The U.S. Pluto Return
Why Precession Matters
Many astrologers speak of the Pluto return of the United States as though it were just around the corner. The tropical position of Pluto for the various times used for the Declaration of Independence on July 4, 1776 was 27° Capricorn 34’. According to contemporary tropical ephemerides, transiting Pluto will reach this position on February 22, 2022. That is straightforward and uncontestable until one notices that the orbital period for Pluto is 247.686 years.* That means Pluto will not have completed an entire orbit since July 1776 in February 2022 even though a tropical ephemeris will indicate as much, because only 245.64 years will have elapsed since July 1776 in February 2022.
The position of Pluto in terms of sidereal reckoning on July 4, 1776 was 5° Capricorn 57. According to sidereal ephemerides, transiting Pluto will reach this position on February 22, 2024. If one adds the portion of the elapsed year when the Declaration was adopted which is 1776.505 to 247.686, the result is 2024.191 which produces the February 2024 date. So what is happening here? The sidereal position corresponds to Pluto’s orbital period and its correct position in terms of sidereal reckoning, but the tropical position is correct for the tropical frame of reference.
This apparent contradiction is an example of one of the Earth’s motions: precession. The Earth’s spin axis wobbles, or more formally, precesses, like a child’s spinning top due primarily to the gravitational tugs on the Earth’s bulging equator by the Sun and Moon, as well as lesser gravitational perturbations by Jupiter and Saturn. The wobble is exceedingly slow and takes approximately 25,800 years to complete a single cycle. Precession continuously changes the orientation of the Earth with respect to the stars that comprise the zodiac at the rate of 50.25 seconds of arc per year, one degree in 71.6 years and an entire sign of the zodiac in approximately 2150 years, which illustrates the difference between tropical and sidereal reckoning. According to sidereal reckoning, the zodiac is defined by the positions of the stars that comprise it. The sidereal frame of reference stays aligned to the sky. According to tropical reckoning, the zodiac is defined by the seasons, which disconnects that entire frame of reference from the sky. The result is perfectly illustrated in the case of Pluto’s return to its natal place in the horoscope of the U.S. Declaration of Independence.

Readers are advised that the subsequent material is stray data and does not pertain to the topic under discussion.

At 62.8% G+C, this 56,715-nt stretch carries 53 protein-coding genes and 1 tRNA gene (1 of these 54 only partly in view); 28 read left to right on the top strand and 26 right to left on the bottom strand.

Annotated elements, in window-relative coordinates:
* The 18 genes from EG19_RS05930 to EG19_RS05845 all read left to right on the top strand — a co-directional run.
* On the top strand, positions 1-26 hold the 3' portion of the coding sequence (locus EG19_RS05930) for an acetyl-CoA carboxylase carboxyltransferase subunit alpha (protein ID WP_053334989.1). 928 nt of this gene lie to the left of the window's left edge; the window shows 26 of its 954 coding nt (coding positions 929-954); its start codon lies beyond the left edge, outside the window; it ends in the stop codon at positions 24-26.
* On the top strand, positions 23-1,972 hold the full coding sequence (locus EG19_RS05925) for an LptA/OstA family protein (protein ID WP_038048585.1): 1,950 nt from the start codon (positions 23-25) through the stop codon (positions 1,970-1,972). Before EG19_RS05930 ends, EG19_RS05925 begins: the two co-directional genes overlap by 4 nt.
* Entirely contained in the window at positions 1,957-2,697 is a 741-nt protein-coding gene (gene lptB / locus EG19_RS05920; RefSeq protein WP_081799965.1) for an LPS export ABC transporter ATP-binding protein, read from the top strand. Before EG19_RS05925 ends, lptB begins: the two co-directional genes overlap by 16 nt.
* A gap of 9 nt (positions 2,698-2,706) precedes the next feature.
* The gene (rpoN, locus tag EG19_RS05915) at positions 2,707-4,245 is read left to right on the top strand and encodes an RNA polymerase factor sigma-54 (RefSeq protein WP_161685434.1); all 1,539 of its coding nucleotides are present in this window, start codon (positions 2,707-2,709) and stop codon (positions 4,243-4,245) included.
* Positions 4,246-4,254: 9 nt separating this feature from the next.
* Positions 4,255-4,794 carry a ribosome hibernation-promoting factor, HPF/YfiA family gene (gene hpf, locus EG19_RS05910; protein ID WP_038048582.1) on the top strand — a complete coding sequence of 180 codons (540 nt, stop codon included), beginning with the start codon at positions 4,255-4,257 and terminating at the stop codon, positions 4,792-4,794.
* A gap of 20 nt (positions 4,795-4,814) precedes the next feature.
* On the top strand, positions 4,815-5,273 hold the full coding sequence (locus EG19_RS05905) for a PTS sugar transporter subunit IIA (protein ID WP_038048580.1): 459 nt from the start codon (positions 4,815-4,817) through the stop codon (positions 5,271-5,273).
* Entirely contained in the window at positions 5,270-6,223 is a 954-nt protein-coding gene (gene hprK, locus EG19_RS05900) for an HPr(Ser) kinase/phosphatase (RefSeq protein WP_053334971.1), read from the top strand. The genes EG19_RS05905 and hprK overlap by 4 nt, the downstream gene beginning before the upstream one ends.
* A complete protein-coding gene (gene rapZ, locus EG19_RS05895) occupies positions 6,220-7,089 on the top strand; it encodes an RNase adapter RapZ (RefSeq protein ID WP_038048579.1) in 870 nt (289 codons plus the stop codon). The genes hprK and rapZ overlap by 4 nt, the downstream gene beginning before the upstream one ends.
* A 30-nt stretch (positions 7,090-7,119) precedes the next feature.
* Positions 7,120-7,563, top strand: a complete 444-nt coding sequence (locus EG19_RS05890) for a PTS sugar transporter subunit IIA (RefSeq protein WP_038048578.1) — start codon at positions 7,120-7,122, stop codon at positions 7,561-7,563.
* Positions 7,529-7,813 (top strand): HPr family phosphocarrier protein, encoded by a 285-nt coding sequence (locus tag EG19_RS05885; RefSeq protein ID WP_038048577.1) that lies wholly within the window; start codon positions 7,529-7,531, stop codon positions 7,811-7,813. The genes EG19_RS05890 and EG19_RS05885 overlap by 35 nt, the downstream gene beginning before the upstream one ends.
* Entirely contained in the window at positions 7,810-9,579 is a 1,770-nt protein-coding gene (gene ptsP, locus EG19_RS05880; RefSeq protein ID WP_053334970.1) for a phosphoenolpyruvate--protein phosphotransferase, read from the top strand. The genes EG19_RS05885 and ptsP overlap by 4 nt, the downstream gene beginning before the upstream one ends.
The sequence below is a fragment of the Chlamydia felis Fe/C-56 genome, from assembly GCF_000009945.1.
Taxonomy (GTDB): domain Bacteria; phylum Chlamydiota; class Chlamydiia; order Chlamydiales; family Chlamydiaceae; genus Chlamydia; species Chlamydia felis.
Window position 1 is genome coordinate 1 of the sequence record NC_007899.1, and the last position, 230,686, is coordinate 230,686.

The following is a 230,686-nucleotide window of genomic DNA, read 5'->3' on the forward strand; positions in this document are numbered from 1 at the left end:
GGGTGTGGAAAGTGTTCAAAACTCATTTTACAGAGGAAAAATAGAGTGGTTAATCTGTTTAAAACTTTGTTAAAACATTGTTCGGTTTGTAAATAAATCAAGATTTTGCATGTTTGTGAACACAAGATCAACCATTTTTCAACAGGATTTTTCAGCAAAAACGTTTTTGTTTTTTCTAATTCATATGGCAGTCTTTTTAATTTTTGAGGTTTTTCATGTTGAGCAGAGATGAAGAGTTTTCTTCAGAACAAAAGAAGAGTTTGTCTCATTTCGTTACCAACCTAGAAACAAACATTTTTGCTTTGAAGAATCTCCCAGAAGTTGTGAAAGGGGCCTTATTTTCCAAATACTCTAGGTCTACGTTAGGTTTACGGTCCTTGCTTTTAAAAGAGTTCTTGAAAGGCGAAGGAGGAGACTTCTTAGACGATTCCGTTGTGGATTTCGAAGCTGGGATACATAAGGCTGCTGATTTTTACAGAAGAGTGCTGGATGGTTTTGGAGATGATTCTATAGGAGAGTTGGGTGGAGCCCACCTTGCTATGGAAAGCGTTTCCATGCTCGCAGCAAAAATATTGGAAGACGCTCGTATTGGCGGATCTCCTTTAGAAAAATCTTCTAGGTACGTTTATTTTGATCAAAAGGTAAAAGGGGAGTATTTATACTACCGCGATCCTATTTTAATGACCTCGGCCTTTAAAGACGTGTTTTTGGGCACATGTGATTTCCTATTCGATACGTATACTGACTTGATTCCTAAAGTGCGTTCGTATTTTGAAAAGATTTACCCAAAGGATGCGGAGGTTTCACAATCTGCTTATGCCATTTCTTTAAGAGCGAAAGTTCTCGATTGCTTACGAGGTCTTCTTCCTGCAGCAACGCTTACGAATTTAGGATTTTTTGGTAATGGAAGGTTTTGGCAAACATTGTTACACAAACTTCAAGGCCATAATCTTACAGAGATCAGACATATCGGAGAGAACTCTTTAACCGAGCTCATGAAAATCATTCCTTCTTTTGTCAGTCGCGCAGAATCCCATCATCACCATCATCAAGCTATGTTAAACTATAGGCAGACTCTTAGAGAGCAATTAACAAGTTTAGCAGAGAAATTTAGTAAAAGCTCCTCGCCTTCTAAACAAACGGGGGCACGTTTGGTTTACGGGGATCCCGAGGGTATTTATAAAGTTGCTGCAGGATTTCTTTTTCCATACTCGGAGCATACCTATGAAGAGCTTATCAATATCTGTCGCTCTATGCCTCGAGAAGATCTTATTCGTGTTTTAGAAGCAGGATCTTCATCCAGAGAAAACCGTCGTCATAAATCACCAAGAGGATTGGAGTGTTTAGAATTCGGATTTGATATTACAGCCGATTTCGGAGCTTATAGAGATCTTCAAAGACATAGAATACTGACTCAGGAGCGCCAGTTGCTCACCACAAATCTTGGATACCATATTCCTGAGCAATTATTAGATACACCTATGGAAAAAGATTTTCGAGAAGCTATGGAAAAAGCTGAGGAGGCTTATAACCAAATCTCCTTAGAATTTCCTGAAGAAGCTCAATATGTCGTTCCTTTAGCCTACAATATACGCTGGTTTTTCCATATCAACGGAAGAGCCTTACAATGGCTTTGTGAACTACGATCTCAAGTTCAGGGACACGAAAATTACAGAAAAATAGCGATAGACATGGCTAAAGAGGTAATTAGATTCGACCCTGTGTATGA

More than three and a half degrees of precession will have accrued in 2024 since 1776 (3° 37’ 35” between July 4, 1776 and February 22, 2024). Tropical reckoning does not take precession into account. The result of disregarding it is that the tropical position of Pluto in February 2022, which shows an exact conjunction of transiting Pluto to its natal place in 1776, is actually two years short of an exact conjunction; thus the U.S. Pluto return is incontrovertibly in 2024, not 2022. The point is that tropical longitudes cannot be used to describe era to era comparisons. Precession very quickly—in this case in less than one complete Pluto orbit—produces enormous errors in terms of where planets really are in the zodiac if a moving standard like tropical reckoning is employed. If sidereal reckoning is ignored as the over-arching frame of reference, astrology itself becomes divorced from the sky and astrological timing becomes confounded especially as people—and countries—age.